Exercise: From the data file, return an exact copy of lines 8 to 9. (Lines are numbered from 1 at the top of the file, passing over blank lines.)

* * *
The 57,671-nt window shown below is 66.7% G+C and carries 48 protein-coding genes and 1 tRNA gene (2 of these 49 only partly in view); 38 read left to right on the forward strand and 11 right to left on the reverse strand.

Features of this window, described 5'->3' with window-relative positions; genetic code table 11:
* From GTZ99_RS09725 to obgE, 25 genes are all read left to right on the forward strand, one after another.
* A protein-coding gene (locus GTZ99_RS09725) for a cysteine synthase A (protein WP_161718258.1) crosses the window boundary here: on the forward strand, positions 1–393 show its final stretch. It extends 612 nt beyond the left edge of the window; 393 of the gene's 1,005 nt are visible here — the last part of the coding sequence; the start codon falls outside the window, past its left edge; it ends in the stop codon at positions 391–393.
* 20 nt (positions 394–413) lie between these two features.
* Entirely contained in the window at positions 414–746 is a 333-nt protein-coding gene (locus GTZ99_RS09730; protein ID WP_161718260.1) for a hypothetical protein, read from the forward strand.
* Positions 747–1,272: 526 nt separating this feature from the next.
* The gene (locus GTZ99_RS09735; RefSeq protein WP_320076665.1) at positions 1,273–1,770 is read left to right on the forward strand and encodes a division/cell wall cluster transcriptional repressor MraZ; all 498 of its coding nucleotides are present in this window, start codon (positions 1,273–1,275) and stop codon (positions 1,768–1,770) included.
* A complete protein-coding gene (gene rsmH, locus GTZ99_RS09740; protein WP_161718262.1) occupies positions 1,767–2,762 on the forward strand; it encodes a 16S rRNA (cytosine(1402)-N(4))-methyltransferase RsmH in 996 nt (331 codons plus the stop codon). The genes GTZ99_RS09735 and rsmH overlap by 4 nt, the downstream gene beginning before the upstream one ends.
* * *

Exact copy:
* The gene (locus GTZ99_RS09735; RefSeq protein WP_320076665.1) at positions 1,273–1,770 is read left to right on the forward strand and encodes a division/cell wall cluster transcriptional repressor MraZ; all 498 of its coding nucleotides are present in this window, start codon (positions 1,273–1,275) and stop codon (positions 1,768–1,770) included.
* A complete protein-coding gene (gene rsmH, locus GTZ99_RS09740; protein WP_161718262.1) occupies positions 1,767–2,762 on the forward strand; it encodes a 16S rRNA (cytosine(1402)-N(4))-methyltransferase RsmH in 996 nt (331 codons plus the stop codon). The genes GTZ99_RS09735 and rsmH overlap by 4 nt, the downstream gene beginning before the upstream one ends.